Immunologic AdaptationsImmunologic Adaptations Limitations in the newborn’s inflammatory response results infailure to recognize, localize, and destroy invasive bacteria. The signs and symptoms of infection are often subtle andnonspecific in the newborn. The newborn has a poor hypothalamic response to pyrenogens,therefore fever is not a reliable indicator of infection. Hypothermia is a more reliable indicator of infection in thenewborn. Passive acquired immunity : transfer of antibodies (IgG) fromthe mother to the fetus in utero. Newborns have maternally induced immunity to tetanus,diphtheria, smallpox, measles, mumps, poliomyelitis, and avariety of other bacterial and viral disease. Immunity against common viral infections such as measles maylast 4 to 8 months; whereas immunity to certain bacteria maydisappear within 4 to 8 weeks. Colostrum, the forerunner of breast milk is very high inimmunoglobulin IgA which may provide some passive immunityto the breastfeeding newborn.
Neurological andNeurological andSensory/PerceptualSensory/PerceptualFunctioningFunctioning Intrauterine factors influencing newborn behavior:maternal nutrition and extrauterine environment (noise). Characteristics of newborn neurological function: partiallyflexed extremities, eye movements are observable, mayfixate on faces, or geometric objects, cry is lusty andvigorous, knee jerk is brisk, plantar flexion is present. Periods of reactivity: First Period of reactivity, Period ofInactivity to sleep phase, Second period of reactivity. Behavioral states of the newborn: Sleep states and Alertstates. Behavioral and sensory capacities of the newborn:Habituation, Orientation, Self-quieting ability, auditorycapacity, olfactory capacity, taste and sucking, and tactilecapacity.
Nursing Assessment of theNursing Assessment of theNewbornNewbornAssessment of the newborn is a continuousprocess used to evaluate development andadjustments to extrauterine life.Assess immediately after birth: r/oresuscitation and allow bonding.Assessment within 1 to 4 hours after birth:progress of newborns adaptation, gestationalage, ongoing assessment of high-riskproblems.Assessment procedures in the first 24 hoursor prior to discharge.
Nursing Assessment of theNursing Assessment of theNewbornNewborn
Estimation of Gestational AgeEstimation of Gestational AgeMust be established in the first four hoursof birth.Ballard and Dubowitz.Include external physical characteristicsand neurological or neuromusculardevelopment evaluations.Some maternal conditions may affectcertain gestational age assessmentcomponents. (PIH, Diabetes, analgesia).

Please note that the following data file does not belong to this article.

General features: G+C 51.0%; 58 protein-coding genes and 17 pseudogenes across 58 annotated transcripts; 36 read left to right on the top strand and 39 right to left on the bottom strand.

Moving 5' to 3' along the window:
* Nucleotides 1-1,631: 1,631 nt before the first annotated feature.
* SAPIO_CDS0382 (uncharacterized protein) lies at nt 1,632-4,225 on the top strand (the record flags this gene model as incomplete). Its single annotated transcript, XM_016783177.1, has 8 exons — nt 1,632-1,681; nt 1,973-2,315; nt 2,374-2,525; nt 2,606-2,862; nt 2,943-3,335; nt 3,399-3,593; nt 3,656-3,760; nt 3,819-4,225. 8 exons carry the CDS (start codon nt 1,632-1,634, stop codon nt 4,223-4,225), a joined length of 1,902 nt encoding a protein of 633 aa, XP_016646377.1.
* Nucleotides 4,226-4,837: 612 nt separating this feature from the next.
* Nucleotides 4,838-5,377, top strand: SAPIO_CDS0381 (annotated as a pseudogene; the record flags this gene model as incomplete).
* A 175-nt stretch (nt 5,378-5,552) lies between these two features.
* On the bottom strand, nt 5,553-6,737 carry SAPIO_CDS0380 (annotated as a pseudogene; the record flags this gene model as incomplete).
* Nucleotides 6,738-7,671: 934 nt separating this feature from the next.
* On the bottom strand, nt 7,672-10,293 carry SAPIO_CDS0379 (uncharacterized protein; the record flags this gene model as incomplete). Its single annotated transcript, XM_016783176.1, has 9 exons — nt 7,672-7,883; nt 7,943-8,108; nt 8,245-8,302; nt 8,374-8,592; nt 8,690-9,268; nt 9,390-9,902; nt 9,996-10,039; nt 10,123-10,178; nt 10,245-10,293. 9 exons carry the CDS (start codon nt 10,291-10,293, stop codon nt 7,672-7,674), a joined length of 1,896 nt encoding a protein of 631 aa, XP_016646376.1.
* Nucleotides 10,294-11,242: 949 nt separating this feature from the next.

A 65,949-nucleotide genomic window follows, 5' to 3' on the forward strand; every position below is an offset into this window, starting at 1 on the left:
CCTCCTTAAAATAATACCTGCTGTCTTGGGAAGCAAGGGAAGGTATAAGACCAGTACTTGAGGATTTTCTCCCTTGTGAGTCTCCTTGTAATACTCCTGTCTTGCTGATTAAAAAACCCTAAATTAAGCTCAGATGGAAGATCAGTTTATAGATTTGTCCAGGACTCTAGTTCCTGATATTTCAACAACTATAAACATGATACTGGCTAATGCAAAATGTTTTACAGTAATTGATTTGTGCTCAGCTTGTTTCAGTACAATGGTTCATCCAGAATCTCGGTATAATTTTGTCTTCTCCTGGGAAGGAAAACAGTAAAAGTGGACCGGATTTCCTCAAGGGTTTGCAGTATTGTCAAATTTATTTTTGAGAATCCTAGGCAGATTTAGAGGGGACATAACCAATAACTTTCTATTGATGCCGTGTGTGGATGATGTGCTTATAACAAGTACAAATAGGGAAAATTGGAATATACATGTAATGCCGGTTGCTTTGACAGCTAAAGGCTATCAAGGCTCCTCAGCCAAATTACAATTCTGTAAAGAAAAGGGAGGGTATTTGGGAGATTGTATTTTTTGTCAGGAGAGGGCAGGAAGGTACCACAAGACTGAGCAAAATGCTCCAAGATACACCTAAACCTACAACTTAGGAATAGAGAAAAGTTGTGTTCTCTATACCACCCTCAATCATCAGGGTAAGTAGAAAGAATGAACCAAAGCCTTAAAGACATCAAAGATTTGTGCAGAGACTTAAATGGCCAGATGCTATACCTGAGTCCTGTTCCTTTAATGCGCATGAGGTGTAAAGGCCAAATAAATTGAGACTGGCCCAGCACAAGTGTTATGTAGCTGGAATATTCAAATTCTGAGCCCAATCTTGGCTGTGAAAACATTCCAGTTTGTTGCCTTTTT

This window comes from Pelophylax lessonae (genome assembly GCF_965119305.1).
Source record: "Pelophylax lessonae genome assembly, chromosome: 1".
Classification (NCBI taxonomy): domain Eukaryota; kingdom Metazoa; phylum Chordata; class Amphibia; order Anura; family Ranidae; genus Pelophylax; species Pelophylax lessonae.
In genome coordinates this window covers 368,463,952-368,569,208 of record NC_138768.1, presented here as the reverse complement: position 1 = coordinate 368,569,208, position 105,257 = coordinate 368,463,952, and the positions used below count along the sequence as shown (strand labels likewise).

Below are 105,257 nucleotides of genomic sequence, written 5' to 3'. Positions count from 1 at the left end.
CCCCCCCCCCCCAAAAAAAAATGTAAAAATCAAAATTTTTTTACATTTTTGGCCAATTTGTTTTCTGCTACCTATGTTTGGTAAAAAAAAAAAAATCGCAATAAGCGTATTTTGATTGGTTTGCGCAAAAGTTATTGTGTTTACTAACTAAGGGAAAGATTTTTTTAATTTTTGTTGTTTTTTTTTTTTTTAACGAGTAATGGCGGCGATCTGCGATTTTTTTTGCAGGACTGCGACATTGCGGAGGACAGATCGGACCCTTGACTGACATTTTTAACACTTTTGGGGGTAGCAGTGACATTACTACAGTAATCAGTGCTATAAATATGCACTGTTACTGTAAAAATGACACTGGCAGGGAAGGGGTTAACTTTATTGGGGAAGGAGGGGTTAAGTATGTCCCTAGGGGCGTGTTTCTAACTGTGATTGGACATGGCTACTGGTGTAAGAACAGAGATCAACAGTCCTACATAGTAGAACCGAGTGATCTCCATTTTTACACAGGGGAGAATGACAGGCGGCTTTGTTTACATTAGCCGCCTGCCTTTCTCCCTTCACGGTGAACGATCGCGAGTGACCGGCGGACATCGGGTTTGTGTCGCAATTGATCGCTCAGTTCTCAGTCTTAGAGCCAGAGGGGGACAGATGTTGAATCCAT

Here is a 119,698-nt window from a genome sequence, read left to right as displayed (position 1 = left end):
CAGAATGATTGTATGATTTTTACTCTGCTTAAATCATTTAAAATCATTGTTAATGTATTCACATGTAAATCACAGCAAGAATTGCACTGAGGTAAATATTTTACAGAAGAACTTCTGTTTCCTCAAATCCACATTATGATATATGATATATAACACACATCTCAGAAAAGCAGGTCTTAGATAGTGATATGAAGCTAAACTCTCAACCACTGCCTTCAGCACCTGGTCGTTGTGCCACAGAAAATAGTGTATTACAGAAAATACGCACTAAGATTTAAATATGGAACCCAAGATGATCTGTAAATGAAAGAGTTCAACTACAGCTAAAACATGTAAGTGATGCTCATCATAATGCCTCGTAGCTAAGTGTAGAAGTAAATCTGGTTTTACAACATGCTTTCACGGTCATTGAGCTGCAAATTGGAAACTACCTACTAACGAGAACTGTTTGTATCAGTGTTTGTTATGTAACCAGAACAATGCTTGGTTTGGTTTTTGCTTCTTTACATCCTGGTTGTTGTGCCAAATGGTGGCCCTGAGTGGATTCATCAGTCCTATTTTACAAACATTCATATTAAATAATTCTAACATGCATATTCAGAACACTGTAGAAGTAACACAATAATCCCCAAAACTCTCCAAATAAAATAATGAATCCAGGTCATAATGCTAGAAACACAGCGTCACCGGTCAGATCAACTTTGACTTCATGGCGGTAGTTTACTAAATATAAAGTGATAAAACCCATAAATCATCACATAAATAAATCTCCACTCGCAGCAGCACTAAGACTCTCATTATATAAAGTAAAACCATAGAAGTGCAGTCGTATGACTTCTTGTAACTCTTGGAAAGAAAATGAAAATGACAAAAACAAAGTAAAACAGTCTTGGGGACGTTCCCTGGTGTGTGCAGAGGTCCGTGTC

Estimation of Gestational AgeEstimation of Gestational Age(pg 707- 714)(pg 707- 714)PHYSICAL CHARACTERISTICS: Resting posture: assessed undisturbed on a flatsurface Skin: thin, opaque, peeling Lanugo: decreases as gestational age increases Sole (plantar) creases: increase with gestational age Areola and breast bud tissue: increases with age. Ear form and cartilage distribution: Cartilage givesshape. Pinna is firm at term. Male genitals: Size of scrotal sac, the presence ofrugae, and descent of the testicles. Female genitals: size of labia majora and minora. Vernix: None in the post term infant. More seen withprematurity. Hair: Preterm patchy, term silky. Skull firmness: increases as the fetus matures. Nails: long may be a sign of postmaturity.
Estimation of Gestational AgeEstimation of Gestational Age(pg 707- 714)(pg 707- 714)NEUROMUSCULAR CHARACTERISTICS The square window sign: elicited by flexing the baby’shand toward the ventral forearm until resistance is felt (theangle formed at the wrist is measured). Recoil: test of flexion development. Lower extremities aretested first. Popliteal angle: degree of knee flexion, angle is increasedin the preterm infant. Scarf sign: elicited by placing the newborn in supineposition and drawing an arm across the chest toward thenewborn’s opposite shoulder. The location of the elbow isnoted in relation to the midline of the chest. Heel to ear extension: with advancing age greaterresistance an smaller angle is noted. Ankle dorsiflexion: flexing the ankle on the shin. Head lag: Full term may support head momentarily. Ventral suspension: position of the head, back, and degreeof flexion in the arms and legs are noted. Major reflexesevaluated.